I have sat here for a bit looking at Shelly’s photo. I can’t image what she goes through on the streets of Los Angeles just to survive. Although she exudes a smile, that small layer of happiness is covering years of pain.

Shelly is homeless in Hollywood. Click To Tweet

Shaun

Shaun has lived on the streets of Philadelphia for 6 months now. When he first became homeless it was warm outside. The day of this interview it was deadly cold. Shaun is sleeping in a doorway laying on cardboard.

Shaun has lived on the streets of Philadelphia for 6 months. Click To Tweet

 

Special thanks to Charlie

 

Kelsey

Kelsey lives in a hotel room along with two newborn twins and two other adults.  Without income, they never know when their hotel stay will end. They live day-by-day trying to get funds for another nights stay and food.

Kelsey said she became homeless because of the lack of jobs in St Louis area.

Broke my heart when she said she doesn’t think about her future.

Kelsey lives in a hotel room along with two newborn twins and two other adults. Click To Tweet
Special thanks to Paul Kruse

Emily and her children

Emily and her husband live in a hotel near St Louis with their 4 kids and another one on the way.  When we walked in Emily  was giving her son a “time out” by sending him to the bathroom. There is no other room.  There is no privacy. My heart broke while visiting with Emily and her children. You can feel the nonstop stress this young mother must experience.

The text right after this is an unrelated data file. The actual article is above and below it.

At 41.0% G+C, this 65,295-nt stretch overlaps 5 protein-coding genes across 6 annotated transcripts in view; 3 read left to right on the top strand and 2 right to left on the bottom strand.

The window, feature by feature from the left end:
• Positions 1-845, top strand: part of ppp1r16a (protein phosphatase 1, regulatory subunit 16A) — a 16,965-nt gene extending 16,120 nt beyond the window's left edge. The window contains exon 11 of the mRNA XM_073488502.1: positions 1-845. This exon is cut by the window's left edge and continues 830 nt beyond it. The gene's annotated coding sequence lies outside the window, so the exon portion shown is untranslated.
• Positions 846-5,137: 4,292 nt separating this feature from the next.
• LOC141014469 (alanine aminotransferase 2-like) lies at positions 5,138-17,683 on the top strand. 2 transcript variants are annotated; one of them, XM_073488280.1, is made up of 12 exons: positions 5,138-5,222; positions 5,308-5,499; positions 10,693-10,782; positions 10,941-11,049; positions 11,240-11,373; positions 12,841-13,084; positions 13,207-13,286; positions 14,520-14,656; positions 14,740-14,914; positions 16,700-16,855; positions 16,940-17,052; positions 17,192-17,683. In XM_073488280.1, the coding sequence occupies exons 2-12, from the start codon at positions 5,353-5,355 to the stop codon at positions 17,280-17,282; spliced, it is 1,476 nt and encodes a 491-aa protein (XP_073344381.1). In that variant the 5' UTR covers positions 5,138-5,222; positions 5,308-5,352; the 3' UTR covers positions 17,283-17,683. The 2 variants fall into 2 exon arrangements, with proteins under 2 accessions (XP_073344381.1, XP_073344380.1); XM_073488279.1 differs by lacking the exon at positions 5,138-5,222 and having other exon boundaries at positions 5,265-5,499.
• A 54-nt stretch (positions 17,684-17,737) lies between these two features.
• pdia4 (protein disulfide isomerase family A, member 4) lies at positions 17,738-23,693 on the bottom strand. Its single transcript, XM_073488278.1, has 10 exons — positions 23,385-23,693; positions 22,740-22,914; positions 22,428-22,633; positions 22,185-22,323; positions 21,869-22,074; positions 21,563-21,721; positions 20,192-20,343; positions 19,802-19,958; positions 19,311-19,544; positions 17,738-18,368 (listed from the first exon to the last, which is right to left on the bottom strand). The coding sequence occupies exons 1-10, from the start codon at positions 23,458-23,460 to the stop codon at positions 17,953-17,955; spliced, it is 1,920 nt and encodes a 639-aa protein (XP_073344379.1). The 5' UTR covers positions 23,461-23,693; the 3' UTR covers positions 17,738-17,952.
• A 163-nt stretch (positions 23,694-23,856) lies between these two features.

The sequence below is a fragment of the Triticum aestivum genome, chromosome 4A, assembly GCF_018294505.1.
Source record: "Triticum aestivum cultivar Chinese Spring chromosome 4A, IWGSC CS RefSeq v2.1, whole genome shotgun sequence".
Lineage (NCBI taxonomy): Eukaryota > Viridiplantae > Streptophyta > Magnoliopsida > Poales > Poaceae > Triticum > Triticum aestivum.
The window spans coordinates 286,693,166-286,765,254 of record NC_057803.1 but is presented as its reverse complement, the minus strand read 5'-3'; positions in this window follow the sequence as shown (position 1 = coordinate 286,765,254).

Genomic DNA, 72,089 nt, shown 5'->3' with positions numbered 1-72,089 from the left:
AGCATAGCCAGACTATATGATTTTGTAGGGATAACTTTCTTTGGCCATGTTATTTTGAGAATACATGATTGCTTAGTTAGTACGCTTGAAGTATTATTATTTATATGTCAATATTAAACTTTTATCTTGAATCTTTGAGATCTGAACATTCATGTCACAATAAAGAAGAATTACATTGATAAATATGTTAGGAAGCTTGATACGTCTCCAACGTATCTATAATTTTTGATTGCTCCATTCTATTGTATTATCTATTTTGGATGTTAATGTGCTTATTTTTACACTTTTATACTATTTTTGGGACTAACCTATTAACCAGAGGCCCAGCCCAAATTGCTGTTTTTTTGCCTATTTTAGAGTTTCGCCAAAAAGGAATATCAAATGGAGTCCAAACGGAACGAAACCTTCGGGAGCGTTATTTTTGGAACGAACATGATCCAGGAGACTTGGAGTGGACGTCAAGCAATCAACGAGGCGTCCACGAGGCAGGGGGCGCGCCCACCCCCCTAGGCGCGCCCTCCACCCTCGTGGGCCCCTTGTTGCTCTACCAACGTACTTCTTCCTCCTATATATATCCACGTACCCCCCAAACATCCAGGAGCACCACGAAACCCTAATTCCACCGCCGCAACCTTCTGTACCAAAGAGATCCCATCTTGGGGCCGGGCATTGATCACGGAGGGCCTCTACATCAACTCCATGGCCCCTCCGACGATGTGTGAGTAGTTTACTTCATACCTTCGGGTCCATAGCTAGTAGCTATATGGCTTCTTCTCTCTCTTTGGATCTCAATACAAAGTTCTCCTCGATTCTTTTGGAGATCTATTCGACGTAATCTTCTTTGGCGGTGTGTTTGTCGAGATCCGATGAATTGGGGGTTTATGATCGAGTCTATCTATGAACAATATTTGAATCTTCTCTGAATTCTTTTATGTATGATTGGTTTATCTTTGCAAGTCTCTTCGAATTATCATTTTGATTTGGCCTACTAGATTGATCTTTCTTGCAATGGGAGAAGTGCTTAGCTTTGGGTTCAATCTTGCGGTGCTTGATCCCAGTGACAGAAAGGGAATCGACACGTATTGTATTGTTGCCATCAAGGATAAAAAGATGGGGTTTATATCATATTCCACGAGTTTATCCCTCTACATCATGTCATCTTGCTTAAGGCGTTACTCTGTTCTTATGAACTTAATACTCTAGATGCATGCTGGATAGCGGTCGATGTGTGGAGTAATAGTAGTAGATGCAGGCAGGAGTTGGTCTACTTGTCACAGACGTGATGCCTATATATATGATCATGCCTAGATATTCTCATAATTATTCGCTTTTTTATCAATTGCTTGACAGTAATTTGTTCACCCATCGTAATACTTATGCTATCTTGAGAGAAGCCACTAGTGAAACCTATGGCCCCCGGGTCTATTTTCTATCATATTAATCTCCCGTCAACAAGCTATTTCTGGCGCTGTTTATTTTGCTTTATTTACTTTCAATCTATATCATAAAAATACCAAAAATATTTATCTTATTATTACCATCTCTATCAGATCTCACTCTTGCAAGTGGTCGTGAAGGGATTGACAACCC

Emily’s husband lost his job. They then bounced around family until their car broke down and they ended up at this hotel. That was almost a year ago.

Living in weekly rate hotels often becomes a trap. It’s $1,000 a month to live there, which is often just most people’s paycheck. Emily’s husband is now back working and they have been lucky enough to save up some money, yet with an eviction on their record – finding a house or apartment to rent can be challenging.

Emily and her husband live in a hotel near St Louis with their 4 kids. This is family… Click To Tweet
Special thanks to Paul Kruse.

Moon

Moon sleeps in an abandoned building someplace near New Orleans. Earlier today, he had to take his pup to the veterinarian, and that took every cent he had. When I met him, he told me he had raised $2 in the last hour.